A program written in Perl (a programming language designed for manipulating text files)
that samples a specified number of reads from each tile and calculates a range of
summary statistics . Mean quality scores for each cycle are calculated by default;
minimum/maximum values and variances can also be calculated if desired.
The program returns data in both matrix form and in more visually-informative graphical
formats, including a heatmap showing the quality per cycle for every tile and a plot
showing the mean quality per cycle for each tile and the global mean quality. A
histogram is also returned, showing the distribution of lengths of the longest segment of
each read that surpasses a user-specified quality score or error probability threshold (p =
0.05 by default).
Another Perl program,, is provided that will trim the reads to leave only
the longest contiguous segment that surpasses the quality threshold, and write the
trimmed reads to a new FASTQ-format file for further use.
SolexaQA quality checking
An example heatmap output from
SolexaQA, from a sequencing run of
particularly poor quality. This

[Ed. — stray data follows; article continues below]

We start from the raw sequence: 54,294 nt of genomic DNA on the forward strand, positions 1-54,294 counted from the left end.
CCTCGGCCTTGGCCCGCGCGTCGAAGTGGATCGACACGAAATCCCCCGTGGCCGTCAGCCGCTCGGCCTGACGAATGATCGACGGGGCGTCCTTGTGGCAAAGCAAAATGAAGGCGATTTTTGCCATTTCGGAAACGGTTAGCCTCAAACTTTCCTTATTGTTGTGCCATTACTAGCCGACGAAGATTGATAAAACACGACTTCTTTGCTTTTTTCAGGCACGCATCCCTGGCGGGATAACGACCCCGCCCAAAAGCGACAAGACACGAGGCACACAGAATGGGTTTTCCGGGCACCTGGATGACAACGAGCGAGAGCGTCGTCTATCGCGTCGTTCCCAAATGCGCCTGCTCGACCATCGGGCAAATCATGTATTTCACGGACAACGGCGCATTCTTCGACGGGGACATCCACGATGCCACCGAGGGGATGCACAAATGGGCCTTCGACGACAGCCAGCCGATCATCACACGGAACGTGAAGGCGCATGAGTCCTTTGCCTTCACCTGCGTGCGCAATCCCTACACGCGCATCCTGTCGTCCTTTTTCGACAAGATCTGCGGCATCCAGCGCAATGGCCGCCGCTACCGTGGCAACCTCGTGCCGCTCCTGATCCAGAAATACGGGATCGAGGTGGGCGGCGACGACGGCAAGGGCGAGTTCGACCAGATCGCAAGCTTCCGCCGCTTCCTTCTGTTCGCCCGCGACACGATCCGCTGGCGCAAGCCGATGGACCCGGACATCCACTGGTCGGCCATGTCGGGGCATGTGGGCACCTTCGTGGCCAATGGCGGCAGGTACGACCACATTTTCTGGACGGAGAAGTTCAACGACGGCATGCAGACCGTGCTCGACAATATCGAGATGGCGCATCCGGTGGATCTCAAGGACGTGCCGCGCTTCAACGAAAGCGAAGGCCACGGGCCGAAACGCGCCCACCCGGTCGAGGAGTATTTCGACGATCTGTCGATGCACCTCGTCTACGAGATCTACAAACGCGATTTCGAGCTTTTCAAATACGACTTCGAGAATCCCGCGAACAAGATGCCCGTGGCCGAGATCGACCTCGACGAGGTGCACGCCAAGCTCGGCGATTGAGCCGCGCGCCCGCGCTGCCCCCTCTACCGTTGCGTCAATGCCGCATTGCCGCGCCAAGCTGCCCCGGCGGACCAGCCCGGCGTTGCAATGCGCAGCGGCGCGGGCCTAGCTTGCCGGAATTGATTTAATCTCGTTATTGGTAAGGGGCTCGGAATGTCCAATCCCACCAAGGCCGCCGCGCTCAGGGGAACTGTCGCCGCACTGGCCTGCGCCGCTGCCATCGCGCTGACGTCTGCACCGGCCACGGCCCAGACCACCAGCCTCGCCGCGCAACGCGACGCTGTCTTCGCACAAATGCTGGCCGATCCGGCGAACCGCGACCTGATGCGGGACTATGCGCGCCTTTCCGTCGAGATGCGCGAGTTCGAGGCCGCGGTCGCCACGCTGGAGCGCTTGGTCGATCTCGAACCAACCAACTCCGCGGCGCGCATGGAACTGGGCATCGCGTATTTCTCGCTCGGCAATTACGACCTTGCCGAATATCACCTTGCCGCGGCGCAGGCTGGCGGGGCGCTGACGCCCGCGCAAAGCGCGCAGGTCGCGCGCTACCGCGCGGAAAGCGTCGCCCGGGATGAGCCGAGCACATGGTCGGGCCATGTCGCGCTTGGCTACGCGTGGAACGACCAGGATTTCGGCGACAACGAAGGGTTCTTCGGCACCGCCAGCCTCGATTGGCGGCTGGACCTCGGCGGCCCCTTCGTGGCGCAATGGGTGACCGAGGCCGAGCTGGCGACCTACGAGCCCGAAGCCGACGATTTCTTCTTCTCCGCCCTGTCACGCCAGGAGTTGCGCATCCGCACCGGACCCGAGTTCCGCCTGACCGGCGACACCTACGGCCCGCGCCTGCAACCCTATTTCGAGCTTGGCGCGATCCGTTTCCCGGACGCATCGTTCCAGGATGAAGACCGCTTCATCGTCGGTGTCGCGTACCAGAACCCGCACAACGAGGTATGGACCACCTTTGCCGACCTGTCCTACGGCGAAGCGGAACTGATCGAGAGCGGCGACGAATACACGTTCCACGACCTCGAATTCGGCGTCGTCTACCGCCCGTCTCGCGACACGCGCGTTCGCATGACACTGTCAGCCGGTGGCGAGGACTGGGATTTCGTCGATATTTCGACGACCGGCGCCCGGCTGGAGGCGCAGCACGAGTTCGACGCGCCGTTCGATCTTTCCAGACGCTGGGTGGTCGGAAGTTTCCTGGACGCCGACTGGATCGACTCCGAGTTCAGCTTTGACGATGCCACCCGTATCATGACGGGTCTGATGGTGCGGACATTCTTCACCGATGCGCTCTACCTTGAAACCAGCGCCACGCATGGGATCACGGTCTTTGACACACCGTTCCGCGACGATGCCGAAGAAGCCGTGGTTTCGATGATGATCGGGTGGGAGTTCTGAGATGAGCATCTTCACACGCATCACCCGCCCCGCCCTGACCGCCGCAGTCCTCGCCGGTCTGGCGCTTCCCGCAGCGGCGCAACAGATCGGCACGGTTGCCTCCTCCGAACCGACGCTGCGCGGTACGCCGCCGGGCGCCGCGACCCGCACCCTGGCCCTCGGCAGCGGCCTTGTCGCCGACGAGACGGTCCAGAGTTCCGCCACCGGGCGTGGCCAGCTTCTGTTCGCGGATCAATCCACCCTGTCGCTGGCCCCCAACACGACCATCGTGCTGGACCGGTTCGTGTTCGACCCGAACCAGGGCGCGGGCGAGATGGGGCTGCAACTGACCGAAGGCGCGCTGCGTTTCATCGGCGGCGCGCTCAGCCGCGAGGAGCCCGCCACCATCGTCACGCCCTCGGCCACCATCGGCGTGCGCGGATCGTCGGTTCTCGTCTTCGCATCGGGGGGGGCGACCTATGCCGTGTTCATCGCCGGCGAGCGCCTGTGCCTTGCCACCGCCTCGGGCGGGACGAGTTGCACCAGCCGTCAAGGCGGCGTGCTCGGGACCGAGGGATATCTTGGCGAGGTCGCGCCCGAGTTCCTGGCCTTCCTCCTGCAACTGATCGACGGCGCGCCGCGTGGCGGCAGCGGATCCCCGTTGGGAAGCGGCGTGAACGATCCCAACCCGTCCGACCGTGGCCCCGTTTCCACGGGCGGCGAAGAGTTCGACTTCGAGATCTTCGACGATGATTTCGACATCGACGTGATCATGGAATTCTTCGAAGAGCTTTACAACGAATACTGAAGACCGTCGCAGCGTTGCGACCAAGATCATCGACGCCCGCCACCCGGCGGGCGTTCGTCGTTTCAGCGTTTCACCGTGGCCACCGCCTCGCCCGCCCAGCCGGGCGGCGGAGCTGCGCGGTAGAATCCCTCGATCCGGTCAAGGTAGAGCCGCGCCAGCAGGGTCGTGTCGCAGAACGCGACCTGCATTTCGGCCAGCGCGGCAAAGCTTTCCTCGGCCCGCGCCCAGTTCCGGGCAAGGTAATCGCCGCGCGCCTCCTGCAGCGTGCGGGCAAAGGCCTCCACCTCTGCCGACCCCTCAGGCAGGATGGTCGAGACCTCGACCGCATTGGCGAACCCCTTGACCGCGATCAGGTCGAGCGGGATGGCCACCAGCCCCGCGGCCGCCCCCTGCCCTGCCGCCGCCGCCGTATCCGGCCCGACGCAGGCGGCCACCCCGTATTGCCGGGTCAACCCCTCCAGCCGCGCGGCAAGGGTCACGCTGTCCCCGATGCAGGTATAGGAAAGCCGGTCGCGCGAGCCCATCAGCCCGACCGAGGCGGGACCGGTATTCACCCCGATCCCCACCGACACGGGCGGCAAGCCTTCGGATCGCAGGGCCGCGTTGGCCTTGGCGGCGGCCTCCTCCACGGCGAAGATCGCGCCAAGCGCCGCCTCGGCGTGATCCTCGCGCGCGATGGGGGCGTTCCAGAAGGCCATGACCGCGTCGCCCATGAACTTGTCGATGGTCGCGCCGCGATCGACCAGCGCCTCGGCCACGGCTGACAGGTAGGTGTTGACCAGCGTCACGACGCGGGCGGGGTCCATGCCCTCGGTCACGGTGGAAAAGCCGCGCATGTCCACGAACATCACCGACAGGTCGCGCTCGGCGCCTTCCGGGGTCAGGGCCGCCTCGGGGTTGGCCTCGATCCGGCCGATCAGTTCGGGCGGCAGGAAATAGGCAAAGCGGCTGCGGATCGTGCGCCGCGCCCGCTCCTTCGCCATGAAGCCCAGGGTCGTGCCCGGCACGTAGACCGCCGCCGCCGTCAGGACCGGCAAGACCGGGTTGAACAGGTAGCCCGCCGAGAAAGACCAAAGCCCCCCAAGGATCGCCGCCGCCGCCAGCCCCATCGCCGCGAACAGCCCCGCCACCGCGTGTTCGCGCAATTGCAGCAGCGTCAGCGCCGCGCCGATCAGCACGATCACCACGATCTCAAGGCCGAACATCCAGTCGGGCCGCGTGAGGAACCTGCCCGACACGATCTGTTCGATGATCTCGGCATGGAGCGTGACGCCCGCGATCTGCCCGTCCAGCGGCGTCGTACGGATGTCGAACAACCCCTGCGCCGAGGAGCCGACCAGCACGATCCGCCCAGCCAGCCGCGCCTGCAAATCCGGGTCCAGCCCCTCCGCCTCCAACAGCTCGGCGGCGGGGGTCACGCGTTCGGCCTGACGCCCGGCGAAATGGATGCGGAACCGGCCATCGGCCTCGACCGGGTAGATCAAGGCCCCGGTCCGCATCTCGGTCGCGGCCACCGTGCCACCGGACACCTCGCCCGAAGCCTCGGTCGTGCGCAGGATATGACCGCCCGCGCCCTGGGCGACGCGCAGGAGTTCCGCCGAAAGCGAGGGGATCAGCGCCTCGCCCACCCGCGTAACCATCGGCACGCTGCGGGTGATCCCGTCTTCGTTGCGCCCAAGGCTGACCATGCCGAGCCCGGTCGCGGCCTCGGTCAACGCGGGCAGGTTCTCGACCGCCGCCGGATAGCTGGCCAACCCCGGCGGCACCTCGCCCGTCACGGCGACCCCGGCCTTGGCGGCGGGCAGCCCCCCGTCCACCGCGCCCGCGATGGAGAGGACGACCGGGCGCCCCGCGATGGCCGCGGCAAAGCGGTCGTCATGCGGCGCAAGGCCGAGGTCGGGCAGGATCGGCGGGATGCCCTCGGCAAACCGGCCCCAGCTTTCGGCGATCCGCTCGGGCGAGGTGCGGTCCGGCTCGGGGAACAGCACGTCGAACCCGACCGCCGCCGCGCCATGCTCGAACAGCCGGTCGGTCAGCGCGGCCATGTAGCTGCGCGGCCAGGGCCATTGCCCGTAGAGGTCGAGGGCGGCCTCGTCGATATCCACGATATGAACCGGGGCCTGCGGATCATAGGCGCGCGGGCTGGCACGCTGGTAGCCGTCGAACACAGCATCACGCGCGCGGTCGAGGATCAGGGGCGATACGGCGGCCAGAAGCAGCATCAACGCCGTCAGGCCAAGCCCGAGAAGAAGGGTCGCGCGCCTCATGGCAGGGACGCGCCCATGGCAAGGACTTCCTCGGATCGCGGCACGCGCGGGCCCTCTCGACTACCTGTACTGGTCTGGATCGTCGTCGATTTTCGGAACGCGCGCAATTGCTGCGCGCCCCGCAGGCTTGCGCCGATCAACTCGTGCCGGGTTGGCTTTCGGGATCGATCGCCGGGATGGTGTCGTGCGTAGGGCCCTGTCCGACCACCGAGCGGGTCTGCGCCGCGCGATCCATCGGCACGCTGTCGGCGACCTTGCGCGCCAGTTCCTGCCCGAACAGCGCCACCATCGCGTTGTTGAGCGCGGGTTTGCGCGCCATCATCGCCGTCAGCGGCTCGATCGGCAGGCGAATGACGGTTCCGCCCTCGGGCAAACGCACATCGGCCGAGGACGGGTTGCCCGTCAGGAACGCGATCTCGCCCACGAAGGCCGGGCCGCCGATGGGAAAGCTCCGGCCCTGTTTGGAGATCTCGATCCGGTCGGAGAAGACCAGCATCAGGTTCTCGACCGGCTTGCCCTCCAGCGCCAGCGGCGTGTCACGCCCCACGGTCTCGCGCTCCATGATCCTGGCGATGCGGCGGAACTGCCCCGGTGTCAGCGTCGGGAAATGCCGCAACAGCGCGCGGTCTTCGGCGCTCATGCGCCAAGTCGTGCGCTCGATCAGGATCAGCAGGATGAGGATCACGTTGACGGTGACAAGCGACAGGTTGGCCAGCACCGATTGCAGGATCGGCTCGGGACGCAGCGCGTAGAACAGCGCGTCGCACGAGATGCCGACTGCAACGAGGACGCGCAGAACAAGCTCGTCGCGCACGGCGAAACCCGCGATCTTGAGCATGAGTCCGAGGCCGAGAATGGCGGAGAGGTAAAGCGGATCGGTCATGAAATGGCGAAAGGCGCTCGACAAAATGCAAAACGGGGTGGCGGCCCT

particular run consists of 75 cycles
(shown left to right), and 100 tiles
(shown top to bottom.
Note that tile 75 failed to yield any
sequences that passed the Solexa
quality filtering software. The
coloring of the heat map is shown
as error probability, with the darkest
shade indicating p=0.75, the same
as random guessing. The quality
values clearly differ widely across
tiles at cycles after about 25, as well
as decreasing within a tile as the
cycle number increases.
Occasional isolated cycle failures for
individual tiles may be the result of
a bubble or other problem with
reagent flow in the flowcell.
SolexaQA quality checking
An example plot from the same dataset, showing the dramatic differences in average
quality across tiles (the dotted lines), and the increase in error probability with cycle
SolexaQA quality checking
The distribution of lengths of longest segments with error probability < 0.05 from the
same dataset. This is an unusually poor quality dataset, but illustrates the capabilities of
SolexaQA well.